Finally, there has been a push recently to stop using ‘committed’ to describe suicide. The phrase ‘to commit suicide’ is derived from suicide’s previous illegality and ‘immorality.’ In most countries, suicide and suicide attempts have (thankfully) been decriminalized and popular opinion is changing. Instead, try using more accurate phrases like ‘he died by suicide.’
Suicide in the Media
The Canadian Psychiatric Association released updated media guidelines on suicide in 2017. They list, among other things, the following tips:
- Prominent coverage, including
- front page/lead story coverage
- prominent photos of the deceased or loved ones or people engaged in suicidal behaviour
- Graphic or sensational depictions
- Excessive detail, including
- details or photos of the method and/or location; particularly avoid reporting novel or uncommon methods
- glorifying or glamourizing either the person or the act of suicide in a way that might lead others to identify with them
- the content of suicide notes
- Repetitive or excessive coverage
- Inappropriate use of language, including
- the word “suicide” in the headline
- “commit” or “committed” suicide
- “successful/unsuccessful” or “failed” attempts
- Simplistic or superficial reasons for the suicide (i.e., suicide as arising from a single cause or event, such as blaming social media for suicide)
- Portraying suicide as achieving results and solving problems
- do not describe suicidal behaviour as quick, easy, painless, certain to result in death, or relieving suffering/leading to peace (“in a better place”)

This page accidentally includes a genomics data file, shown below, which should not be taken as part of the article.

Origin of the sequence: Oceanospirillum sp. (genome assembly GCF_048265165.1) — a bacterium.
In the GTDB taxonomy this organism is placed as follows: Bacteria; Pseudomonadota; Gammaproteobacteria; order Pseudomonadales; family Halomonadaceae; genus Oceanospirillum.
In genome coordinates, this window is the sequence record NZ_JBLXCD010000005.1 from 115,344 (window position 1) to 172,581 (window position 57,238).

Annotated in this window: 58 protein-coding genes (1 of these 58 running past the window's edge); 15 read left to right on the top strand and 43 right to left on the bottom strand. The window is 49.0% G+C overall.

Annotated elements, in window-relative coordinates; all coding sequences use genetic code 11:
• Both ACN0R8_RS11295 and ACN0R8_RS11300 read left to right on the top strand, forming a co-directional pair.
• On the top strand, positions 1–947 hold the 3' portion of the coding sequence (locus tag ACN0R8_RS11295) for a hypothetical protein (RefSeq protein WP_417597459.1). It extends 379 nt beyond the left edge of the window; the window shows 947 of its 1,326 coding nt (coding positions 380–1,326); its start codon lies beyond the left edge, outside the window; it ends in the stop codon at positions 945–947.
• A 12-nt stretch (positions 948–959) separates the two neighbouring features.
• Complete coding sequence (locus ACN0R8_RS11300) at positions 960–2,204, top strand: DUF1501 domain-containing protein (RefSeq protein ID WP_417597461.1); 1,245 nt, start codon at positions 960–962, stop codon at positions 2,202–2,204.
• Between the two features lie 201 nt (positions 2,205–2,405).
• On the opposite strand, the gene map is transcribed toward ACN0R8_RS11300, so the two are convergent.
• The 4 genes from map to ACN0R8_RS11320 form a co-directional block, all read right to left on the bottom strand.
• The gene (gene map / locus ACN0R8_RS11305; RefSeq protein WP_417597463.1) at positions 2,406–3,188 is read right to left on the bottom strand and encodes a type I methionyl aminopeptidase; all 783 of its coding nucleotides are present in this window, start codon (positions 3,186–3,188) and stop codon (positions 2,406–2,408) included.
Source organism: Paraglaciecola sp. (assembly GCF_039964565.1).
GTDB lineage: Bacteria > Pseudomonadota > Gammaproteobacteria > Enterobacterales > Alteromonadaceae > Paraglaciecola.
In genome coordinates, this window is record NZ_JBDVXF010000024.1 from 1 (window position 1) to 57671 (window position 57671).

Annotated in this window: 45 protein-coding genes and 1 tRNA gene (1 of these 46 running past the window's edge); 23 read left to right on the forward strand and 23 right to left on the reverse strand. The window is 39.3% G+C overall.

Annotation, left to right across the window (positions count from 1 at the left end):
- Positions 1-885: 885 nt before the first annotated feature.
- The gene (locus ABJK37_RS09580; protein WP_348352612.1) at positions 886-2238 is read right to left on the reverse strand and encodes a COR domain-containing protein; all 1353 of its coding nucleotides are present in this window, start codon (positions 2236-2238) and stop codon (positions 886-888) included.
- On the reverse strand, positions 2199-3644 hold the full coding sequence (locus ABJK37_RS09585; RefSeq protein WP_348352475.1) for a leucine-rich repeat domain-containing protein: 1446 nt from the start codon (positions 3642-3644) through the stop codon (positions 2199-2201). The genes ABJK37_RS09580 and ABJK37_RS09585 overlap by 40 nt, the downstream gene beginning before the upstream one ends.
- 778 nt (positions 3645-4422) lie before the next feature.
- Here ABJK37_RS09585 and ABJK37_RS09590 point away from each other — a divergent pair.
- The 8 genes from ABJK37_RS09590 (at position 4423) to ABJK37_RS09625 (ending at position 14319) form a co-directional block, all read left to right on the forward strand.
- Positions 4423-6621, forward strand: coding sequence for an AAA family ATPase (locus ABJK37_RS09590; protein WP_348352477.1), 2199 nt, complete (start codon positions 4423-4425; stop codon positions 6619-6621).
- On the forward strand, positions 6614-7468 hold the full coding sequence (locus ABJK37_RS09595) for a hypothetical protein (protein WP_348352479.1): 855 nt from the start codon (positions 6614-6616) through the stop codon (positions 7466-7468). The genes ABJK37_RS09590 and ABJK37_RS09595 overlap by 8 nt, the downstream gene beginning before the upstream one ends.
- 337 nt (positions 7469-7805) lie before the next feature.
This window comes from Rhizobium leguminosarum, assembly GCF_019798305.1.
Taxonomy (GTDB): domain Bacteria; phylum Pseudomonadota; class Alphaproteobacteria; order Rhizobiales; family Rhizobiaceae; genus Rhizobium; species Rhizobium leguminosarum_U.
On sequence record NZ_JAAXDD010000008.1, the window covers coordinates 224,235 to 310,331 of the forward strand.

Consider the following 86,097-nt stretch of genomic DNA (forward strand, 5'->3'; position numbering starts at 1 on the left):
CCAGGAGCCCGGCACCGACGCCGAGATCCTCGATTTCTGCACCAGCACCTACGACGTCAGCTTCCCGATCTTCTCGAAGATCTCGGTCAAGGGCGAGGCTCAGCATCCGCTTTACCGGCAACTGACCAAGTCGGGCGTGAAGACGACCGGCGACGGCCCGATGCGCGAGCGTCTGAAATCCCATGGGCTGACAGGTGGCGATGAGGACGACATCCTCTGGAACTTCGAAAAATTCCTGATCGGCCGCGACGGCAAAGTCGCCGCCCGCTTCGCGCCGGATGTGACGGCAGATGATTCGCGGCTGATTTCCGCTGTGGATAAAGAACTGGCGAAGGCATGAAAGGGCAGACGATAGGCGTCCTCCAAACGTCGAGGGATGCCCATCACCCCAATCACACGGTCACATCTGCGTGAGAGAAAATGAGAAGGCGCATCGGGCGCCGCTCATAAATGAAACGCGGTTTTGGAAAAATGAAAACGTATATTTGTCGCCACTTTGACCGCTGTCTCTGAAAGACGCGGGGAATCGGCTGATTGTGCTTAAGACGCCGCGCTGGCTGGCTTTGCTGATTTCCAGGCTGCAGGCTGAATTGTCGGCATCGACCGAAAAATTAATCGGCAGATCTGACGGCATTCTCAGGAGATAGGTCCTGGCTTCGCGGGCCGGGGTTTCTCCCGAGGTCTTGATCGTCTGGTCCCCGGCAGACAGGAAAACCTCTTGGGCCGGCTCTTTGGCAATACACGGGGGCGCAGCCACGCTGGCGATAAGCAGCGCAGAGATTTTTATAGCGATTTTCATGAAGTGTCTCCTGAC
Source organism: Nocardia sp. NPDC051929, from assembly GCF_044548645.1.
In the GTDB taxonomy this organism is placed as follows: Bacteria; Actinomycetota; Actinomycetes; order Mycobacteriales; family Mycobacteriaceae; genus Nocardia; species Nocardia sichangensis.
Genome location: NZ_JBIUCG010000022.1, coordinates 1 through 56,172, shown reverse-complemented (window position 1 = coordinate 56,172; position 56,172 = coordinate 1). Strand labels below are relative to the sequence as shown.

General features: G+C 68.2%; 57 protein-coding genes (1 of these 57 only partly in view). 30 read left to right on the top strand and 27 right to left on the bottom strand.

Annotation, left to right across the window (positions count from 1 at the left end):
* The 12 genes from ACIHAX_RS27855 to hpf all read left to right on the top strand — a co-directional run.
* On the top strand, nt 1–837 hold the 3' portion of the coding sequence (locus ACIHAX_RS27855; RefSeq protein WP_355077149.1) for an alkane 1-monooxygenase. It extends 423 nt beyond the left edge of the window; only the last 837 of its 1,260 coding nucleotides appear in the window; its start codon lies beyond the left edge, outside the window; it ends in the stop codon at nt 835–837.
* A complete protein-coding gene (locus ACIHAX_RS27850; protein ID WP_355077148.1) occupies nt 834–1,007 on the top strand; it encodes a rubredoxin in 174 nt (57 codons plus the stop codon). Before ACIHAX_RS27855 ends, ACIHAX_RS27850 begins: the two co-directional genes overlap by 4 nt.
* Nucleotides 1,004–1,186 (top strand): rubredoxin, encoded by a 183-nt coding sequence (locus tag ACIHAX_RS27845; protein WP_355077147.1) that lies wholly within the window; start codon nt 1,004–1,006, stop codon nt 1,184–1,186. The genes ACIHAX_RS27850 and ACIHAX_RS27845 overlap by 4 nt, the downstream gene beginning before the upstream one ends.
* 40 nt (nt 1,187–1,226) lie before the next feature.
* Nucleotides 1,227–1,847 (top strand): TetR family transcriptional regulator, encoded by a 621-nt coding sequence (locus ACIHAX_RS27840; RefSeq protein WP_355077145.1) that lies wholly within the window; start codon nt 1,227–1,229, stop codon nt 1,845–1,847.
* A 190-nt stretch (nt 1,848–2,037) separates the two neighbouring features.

- Appropriate language (e.g., “he died by suicide” or “her suicide death”)
- Reporting that reduces stigma about mental disorders/seeking mental healthcare, and that challenges common myths about suicide
- refer to research linking mental disorders with suicide
- highlight that mental disorders are treatable and therefore that suicide is preventable
- highlight the tragedy of suicide (i.e., describe it in terms of a lost opportunity for someone suffering to have received help)
- seek advice from suicide prevention experts and consider including quotes on causes and treatments
- Alternatives to suicide (i.e., treatment)
- include community resource information, such as websites or hotlines, for those with suicidal thoughts
- where possible, list or link to a list of options including reaching out to a trusted family or community member, speaking to a physician or health care provider, seeking counselling/talk therapy, calling a hotline/911, or going to a nearby emergency department
- where possible, cite examples of a positive outcome of a suicidal crisis (i.e., calling a suicide hotline)
- embed emergency resource links/banners (for online content)
- Information for relatives and friends, such as
- warning signs of suicidal behaviour
- how to approach, support and protect a suicidal person
Consider following these guidelines if you write about or report on mental health and remember the importance of content/trigger warnings. Remember that inappropriate suicide coverage can lead to copycat attempts.
How To Help
And here is the most important part of the post: if you believe that you or someone you know is in imminent danger of serious self-harm or suicide, please try to get the sufferer to your local emergency services. If you or someone you know is in crisis, please contact your local crisis services — my Resources & Information page links to a worldwide list of available crisis lines and tips on talking to someone in crisis.
We all have mental health, and 1 in 4 worldwide will be diagnosed with a mental illness in their lifetime, so why isn’t talking about mental illness the norm?